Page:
Russell 2000: Russell 2000 Index is a market capitalization–weighted index designed to measure the performance of the small-cap segment of the U.S. equity market.

Next steps

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certificate of deposit (CD)

a debt instrument issued by commercial banks or thrifts to raise funds for business activities or to retire other debt; Fidelity offers a type of certificate of deposit called a brokered CD

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creditor

an entity that extends credit to another entity by providing permission to borrow money; agreement generally includes the terms of the loan, such as interest rate, payment frequency, and date the principal the loan is due. In the context of bonds, an investor in bonds is described as a creditor of the entity that issued the bonds

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creditworthiness

measurement of the risk of default of an individual fixed-income security or the issuer of a fixed-income security; generally measured by one of the major ratings agencies

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debt obligation/principal

an interest-bearing promise, to pay a specified sum of money (the principal amount) on a specific date; bonds are a form of debt obligation; categories of bonds are: corporate, municipal, treasury, agency/GSE

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fixed income

a type of asset class in which the investments provide a return in two possible forms; coupon paying bonds have fixed periodic payments and a return of principal; zero coupon bonds are sold at a discount, do not pay a coupon, and have a return of principal plus all accumulated interest at maturity

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indication of interest

a specific type of order submitted to let Fidelity know that they want to become eligible to receive an allocation of a new issue

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issuer

a government, corporation, municipality, or agency that has issued a security (e.g., a bond) in order to raise capital or to repay other debt; the issuer goes to an underwriter to get their securities sold in the new issue market; for certificates of deposit (CDs), this is the bank that has issued the CD; in the case of fixed income securities, the issuer of the security is the primary determinant of the security's characteristics (e.g., coupon interest rate, maturity, call features, etc.)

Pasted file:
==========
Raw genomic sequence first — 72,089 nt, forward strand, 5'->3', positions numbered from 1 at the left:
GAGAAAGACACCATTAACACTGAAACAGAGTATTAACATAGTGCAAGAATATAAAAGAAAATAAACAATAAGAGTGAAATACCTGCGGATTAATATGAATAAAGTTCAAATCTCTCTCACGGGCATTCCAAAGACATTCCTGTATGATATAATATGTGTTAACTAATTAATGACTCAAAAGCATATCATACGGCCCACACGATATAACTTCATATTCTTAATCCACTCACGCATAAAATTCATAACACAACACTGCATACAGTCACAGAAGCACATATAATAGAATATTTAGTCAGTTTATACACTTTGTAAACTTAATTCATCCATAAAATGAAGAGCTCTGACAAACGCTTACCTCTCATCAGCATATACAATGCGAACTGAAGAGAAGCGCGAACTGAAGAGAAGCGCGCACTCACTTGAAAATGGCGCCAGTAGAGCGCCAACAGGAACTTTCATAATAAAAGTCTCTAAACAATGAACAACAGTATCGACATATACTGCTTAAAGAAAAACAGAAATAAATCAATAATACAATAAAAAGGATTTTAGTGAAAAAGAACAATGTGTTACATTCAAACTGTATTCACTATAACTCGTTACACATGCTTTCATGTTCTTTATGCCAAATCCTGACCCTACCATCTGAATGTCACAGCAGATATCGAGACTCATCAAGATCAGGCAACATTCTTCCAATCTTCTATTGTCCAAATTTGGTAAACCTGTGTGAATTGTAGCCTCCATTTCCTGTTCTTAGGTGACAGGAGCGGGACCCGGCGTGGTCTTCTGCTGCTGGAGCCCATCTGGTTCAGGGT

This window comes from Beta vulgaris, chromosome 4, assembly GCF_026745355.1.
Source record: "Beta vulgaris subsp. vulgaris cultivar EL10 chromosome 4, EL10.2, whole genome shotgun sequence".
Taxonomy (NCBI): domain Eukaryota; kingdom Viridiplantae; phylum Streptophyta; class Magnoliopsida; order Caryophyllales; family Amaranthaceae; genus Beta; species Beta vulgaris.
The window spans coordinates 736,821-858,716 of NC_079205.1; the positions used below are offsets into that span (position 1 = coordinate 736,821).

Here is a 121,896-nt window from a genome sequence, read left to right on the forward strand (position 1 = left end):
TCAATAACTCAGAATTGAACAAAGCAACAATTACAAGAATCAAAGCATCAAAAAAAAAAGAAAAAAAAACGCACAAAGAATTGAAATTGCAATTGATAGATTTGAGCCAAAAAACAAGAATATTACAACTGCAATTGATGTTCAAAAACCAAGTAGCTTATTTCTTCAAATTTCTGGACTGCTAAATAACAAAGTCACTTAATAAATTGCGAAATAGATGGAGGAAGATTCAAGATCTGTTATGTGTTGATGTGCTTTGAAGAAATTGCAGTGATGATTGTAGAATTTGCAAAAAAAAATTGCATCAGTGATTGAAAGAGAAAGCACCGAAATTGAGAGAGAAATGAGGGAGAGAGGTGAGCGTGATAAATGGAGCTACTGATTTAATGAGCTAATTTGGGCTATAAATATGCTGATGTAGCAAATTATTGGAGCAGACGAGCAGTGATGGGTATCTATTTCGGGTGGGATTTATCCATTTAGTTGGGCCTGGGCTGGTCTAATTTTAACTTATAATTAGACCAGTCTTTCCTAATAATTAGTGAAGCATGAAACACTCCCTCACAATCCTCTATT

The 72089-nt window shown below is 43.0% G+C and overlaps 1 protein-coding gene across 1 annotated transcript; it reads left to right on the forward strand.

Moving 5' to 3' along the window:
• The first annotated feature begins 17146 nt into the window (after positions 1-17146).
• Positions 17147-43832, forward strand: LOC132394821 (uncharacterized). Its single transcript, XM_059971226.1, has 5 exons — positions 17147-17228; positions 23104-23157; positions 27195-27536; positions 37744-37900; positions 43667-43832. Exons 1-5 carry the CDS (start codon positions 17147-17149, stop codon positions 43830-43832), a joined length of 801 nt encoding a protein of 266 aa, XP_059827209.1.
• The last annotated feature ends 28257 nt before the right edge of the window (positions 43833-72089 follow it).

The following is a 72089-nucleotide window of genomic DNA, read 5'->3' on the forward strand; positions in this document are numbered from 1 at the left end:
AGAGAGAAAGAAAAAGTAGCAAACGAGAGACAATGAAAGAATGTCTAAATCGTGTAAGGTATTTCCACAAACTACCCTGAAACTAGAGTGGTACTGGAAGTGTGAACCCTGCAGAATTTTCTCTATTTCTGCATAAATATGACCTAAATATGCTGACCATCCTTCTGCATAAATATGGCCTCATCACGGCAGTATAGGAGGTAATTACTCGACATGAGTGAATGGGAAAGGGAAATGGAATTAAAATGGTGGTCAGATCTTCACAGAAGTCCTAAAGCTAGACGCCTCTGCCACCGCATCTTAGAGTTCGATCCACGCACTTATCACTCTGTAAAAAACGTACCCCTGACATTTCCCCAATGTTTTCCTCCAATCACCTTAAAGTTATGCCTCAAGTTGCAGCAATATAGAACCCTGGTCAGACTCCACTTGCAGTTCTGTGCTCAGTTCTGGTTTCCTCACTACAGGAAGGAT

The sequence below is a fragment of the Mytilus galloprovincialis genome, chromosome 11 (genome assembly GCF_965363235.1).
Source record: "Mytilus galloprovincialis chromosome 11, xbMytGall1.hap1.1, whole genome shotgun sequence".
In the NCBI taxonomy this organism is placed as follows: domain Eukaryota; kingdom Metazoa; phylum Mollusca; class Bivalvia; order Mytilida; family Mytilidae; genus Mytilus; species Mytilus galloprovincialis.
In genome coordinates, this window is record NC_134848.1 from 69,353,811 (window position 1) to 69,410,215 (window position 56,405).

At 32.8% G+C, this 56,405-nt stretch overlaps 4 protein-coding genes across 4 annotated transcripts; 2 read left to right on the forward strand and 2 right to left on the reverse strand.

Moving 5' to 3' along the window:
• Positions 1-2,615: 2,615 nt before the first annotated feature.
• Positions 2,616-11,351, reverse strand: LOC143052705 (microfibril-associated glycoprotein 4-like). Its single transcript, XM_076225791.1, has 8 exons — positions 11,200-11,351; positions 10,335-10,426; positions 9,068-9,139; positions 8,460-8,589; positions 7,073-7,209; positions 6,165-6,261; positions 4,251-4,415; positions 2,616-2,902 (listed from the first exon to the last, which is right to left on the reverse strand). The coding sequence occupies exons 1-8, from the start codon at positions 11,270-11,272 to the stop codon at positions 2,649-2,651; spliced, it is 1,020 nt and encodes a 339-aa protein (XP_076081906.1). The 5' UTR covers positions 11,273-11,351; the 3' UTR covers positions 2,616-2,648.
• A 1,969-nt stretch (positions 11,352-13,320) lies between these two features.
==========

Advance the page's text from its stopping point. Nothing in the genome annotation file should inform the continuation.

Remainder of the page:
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participation rate

the extent to which an investor will participate in the potential appreciation or depreciation of an underlying index or basket of securities; if the participation rate of the structured product is less than 100%, the investor will realize a return that is less than the return of the linked index

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prospectus

a legal document required by the Securities and Exchange Commission (SEC) that discloses an investment's objectives, past performance, and other information to parties considering investing in financial instruments such as stocks, bonds, mutual funds, etc.

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structured product

an investment vehicle derived from a single security, a basket of securities, an index, a commodity, a debt issuance and/or a foreign currency; risks include: issuer default, limited FDIC protection, liquidity risk, market risk, derivatives risk, commodity price risk, currency risk

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maturity, maturity date(s)

the date on which the principal amount of a fixed income security is scheduled to become due and payable, typically along with any final coupon payment. It is also a list of the maturity dates on which individual bonds issued as part of a new issue municipal bond offering will mature

More information

The Standard and Poor’s 500 Index (S&P 500) is a market capitalization-weighted index of 500 common stocks chosen for market size, liquidity, and industry group representation to represent U.S. equity performance.